Program directors reported that most clinical skills should be assessed at the end of the first year of residency (or later) and not before graduation from medical school. Exceptions to this include demonstration of respectfulness, sterile technique, cardiac resuscitation, and phlebotomy; these were considered important to assess before the start of residency. This is a departure from the recommended procedures specified in AAMC's MSOP report, which advocates that students demonstrate the ability to complete the following eight procedures: venipuncture, inserting an intravenous catheter, arterial puncture, thoracentesis, lumbar puncture, inserting a nasogastric tube, inserting a foley catheter, and suturing lacerations (11). Among this list from the MSOP, only venipuncture (or phlebotomy) was considered important to assess at the end of medical school in our study, and the remainder were considered important to assess during the first year of residency or later. Consistent with Raymond's findings that few residents report performing specific procedures early in residency (13), our study of program directors supports that most clinical procedures should be assessed at the end of first year of residency (or later). Similarly, many of the clinical skills tasks assessed by the Medical Council of Canada Qualifying Examination Part II (MCCQE Part II) necessitate clinical experience during residency, and therefore examinees are required to complete a minimum of 12 months of postgraduate training before taking the clinical skills exam (7).
This study has a few notable limitations. First, although the sample of program directors includes the largest sample of physicians from different institutions and disciplines than any other study we could locate addressing communication and procedural skills (347 program directors), the survey response rate was 10.1%, and a higher response rate may provide additional information. Second, the program directors’ rationale for their responses was not elicited, and future study could be improved by complementing the survey with focus group discussion. Third, we did not solicit responses from medical school faculty (e.g., clerkship directors). Perspectives of medical school faculty is important to incorporate in future study, particularly since significant differences of opinion have been reported regarding which skills should be taught in medical school (17–24) and residency training (18, 25, 26). Fourth, the study did not include a formal resident task analysis with verification of completion of procedures; obtaining primary verification (such as a review of credentialing logs) would provide valuable information.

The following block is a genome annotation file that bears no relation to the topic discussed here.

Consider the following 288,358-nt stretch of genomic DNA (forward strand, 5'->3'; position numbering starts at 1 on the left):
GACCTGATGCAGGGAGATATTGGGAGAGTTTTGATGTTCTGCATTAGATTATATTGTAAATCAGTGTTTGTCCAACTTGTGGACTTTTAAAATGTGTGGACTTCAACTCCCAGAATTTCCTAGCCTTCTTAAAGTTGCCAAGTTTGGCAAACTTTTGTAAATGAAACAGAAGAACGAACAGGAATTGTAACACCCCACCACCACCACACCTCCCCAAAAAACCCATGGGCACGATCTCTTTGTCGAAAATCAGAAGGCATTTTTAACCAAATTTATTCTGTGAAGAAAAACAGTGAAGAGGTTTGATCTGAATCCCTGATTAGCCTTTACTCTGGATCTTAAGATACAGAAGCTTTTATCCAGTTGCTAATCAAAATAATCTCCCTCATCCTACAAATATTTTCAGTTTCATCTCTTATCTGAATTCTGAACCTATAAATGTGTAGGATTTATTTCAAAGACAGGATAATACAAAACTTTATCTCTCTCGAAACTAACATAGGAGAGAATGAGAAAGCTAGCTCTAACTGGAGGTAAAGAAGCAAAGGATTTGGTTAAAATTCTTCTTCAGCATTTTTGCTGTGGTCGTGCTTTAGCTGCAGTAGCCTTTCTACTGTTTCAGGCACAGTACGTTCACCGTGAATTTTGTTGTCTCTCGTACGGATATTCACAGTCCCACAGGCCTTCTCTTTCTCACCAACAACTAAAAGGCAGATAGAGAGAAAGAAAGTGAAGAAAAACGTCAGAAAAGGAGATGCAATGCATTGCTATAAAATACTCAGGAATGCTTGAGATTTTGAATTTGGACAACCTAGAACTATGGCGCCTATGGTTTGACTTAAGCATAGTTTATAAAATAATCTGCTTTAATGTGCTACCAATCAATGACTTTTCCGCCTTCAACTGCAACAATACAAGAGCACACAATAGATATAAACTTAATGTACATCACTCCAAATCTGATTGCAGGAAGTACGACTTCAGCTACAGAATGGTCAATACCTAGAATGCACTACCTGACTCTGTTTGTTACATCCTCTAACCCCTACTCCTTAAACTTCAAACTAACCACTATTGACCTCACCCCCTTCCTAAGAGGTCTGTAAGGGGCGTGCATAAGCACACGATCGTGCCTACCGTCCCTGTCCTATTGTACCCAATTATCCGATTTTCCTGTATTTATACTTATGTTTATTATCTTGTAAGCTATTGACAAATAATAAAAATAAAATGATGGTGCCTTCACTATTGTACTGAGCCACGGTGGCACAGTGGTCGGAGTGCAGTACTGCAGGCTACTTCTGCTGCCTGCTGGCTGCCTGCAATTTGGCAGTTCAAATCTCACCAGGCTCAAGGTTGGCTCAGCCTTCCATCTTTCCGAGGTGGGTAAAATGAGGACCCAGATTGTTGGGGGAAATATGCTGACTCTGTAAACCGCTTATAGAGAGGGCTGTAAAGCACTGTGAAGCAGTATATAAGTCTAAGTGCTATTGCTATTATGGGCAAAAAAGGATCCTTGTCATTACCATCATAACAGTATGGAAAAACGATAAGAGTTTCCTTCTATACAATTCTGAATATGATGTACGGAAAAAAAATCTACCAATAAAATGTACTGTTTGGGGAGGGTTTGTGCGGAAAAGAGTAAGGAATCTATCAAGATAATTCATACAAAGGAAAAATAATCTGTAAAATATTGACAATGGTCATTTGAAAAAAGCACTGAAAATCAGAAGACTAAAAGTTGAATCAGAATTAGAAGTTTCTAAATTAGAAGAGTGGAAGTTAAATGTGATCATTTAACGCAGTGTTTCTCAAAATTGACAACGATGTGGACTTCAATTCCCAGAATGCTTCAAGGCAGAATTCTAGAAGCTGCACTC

Performing clinical skills in a competent fashion is important for patient care. Ideally, assessments used for licensure should measure clinical skills considered important to assess among residency program directors across all disciplines and amenable to summative high-stakes assessment. As USMLE and COMLEX-USA examination programs begin to augment and adapt current examinations to comply with a two decision point model for licensure, clarifying which skills should be assessed at specific levels of training (entry into supervised practice and entry into unsupervised practice) becomes particularly important. Results from this study support that assessing procedural skills such as cardiac resuscitation, sterile technique, and phlebotomy would be important to assess at the end of medical school (entry into supervised practice), but that the assessment of most procedural and advanced communications skills would be more suited at the end of the first year of residency training or later (entry into unsupervised practice). Gathering data from residency program directors provides support for examination development as new assessment tools are considered for high-stakes licensing examinations.
We wish to thank the 347 residency program directors for sharing their opinions used in this study and Kristie Lang (NBOME) for her critical review of the manuscript.
To access the supplementary material to this article please see Supplementary Files under Article Tools online.
The authors have not received any funding or benefits from industry or elsewhere to conduct this study.